Many people say that Afrikaans is too far ahead, and is still giving advantages to its speakers via benefits such as mother tongue education, thus we should simply remove it. I disagree. I believe that if we use the available Afrikaans resources, we can repurpose it to help African languages. This idea was also brought forward by Alexander in his papers.

This has already started to happen. For example, by Afrikaans lexicographers helping set up advanced dictionaries for African languages. The Afrikaans community still has a lot of wealth that can be used to help propel African languages’ growth.

Some members of the Afrikaans community might feel that this responsibility should rather fall on the government, or that every language should fend for itself. This is a very selfish way to look at it and denies the historic oppression that Afrikaans had over far too many South Africans. We must also remember that while Afrikaans is mostly derived from Dutch, we very much owe our genesis to Africa and its languages as well.

What we as Afrikaans-speaking people need to understand is that if our language that originated in Africa wants to thrive, then other African languages need to thrive as well. And is it not ironic that English is viewed as the only language of decolonisation, even after England tried to colonise pretty much most of the world?

What has to happen with Afrikaans for proper decolonisation to take place? Afrikaans needs to stop being whitewashed.

According to Alexander, the standard dialect of Afrikaans is still the one that is being used primarily by white speakers, even though there are more coloured people that have Afrikaans as their home language. Once again, old race relations and political powers seep into our present-day Afrikaans.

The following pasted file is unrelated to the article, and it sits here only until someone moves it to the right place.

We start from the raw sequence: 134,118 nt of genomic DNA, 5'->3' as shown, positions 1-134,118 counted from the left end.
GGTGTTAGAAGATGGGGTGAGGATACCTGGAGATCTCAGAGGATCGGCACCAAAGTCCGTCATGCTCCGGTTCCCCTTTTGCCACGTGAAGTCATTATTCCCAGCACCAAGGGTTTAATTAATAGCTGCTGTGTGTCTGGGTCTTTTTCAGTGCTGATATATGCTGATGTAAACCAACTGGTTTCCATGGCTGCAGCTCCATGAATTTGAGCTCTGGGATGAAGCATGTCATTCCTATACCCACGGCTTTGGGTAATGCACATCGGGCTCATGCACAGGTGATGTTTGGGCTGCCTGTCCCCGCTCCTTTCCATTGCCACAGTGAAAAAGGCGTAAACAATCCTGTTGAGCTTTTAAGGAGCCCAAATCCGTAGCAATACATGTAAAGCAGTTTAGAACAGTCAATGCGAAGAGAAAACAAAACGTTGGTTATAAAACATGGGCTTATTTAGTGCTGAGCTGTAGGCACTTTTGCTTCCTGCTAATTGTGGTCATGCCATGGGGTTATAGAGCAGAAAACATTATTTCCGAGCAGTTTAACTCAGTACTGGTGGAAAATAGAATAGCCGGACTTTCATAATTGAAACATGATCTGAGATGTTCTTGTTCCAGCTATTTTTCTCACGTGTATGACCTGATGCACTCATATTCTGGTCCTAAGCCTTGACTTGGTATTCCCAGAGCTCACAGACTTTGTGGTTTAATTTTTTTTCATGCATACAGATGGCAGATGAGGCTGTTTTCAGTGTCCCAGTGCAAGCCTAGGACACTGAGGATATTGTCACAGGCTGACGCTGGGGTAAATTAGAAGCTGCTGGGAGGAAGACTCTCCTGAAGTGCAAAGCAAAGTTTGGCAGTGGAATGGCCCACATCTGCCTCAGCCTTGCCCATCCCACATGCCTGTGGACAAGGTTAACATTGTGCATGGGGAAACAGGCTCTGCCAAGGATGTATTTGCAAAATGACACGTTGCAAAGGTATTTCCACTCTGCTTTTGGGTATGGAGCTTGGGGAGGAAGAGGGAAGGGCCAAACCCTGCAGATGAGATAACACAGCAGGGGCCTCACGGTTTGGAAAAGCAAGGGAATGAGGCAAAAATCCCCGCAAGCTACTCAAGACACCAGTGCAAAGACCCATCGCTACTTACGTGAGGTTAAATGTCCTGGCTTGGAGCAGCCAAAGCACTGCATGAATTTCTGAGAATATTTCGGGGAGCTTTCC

The coloured community has, unfortunately, often been used as a political football by Afrikaans organisations who feel that adding some people of colour to Afrikaans events will make them seem inclusive and serve as a reaction against accusations of racism, while dialects such as Kaaps are seen as “appropriate only for certain situations”, or in an Adam Small poem.

There is presently work being done on a translation of the Bible into Kaaps and this might be the first step towards having it developed into an academic language as well.

We need to start viewing all South African languages as multiple resources at our disposal, rather than wanting to chase the European ideal of monolingualism. Kathleen Heugh has written extensively about the benefits of seeing languages as resources, and how they then promote social cohesion.

I agree with Lesufi that we shouldn’t have schools raising “kleinbasies”, but I do not believe that getting rid of Afrikaans education serves this goal, or that it will be to the benefit of South Africans.

I am grateful that I could attend school in my mother tongue. It gave me a strong foundation on which to build the rest of my education. I wish the same applied for other South African languages. DM